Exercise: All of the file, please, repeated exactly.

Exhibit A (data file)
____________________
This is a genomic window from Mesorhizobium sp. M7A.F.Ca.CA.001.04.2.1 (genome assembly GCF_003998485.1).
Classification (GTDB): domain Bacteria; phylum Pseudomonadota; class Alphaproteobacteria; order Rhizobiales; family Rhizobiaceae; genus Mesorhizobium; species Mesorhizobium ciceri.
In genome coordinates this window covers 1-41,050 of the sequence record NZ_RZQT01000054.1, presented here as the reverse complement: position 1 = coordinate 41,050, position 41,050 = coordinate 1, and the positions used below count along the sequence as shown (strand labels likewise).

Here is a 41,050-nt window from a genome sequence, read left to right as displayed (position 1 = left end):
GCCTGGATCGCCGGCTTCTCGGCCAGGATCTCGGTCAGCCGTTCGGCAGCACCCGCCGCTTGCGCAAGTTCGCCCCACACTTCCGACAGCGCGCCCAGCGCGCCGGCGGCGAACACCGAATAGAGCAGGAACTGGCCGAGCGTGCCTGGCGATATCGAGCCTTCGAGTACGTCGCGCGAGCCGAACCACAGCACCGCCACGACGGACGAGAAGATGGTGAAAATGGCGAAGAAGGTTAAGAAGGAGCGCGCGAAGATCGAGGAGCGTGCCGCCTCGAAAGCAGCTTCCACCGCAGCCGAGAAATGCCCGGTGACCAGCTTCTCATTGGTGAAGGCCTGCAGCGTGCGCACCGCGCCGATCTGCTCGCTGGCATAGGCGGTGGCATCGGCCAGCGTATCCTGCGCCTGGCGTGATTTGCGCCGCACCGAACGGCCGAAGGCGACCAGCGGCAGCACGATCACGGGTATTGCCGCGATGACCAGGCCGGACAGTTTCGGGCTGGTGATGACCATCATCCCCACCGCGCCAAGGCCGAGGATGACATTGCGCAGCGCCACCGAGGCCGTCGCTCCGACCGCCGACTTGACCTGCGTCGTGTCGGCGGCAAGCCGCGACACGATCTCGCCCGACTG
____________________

This is a genomic window from Mesorhizobium sp. M7A.F.Ca.CA.001.04.2.1 (genome assembly GCF_003998485.1).
Classification (GTDB): domain Bacteria; phylum Pseudomonadota; class Alphaproteobacteria; order Rhizobiales; family Rhizobiaceae; genus Mesorhizobium; species Mesorhizobium ciceri.
In genome coordinates this window covers 1-41,050 of the sequence record NZ_RZQT01000054.1, presented here as the reverse complement: position 1 = coordinate 41,050, position 41,050 = coordinate 1, and the positions used below count along the sequence as shown (strand labels likewise).

Here is a 41,050-nt window from a genome sequence, read left to right as displayed (position 1 = left end):
GCCTGGATCGCCGGCTTCTCGGCCAGGATCTCGGTCAGCCGTTCGGCAGCACCCGCCGCTTGCGCAAGTTCGCCCCACACTTCCGACAGCGCGCCCAGCGCGCCGGCGGCGAACACCGAATAGAGCAGGAACTGGCCGAGCGTGCCTGGCGATATCGAGCCTTCGAGTACGTCGCGCGAGCCGAACCACAGCACCGCCACGACGGACGAGAAGATGGTGAAAATGGCGAAGAAGGTTAAGAAGGAGCGCGCGAAGATCGAGGAGCGTGCCGCCTCGAAAGCAGCTTCCACCGCAGCCGAGAAATGCCCGGTGACCAGCTTCTCATTGGTGAAGGCCTGCAGCGTGCGCACCGCGCCGATCTGCTCGCTGGCATAGGCGGTGGCATCGGCCAGCGTATCCTGCGCCTGGCGTGATTTGCGCCGCACCGAACGGCCGAAGGCGACCAGCGGCAGCACGATCACGGGTATTGCCGCGATGACCAGGCCGGACAGTTTCGGGCTGGTGATGACCATCATCCCCACCGCGCCAAGGCCGAGGATGACATTGCGCAGCGCCACCGAGGCCGTCGCTCCGACCGCCGACTTGACCTGCGTCGTGTCGGCGGCAAGCCGCGACACGATCTCGCCCGACTG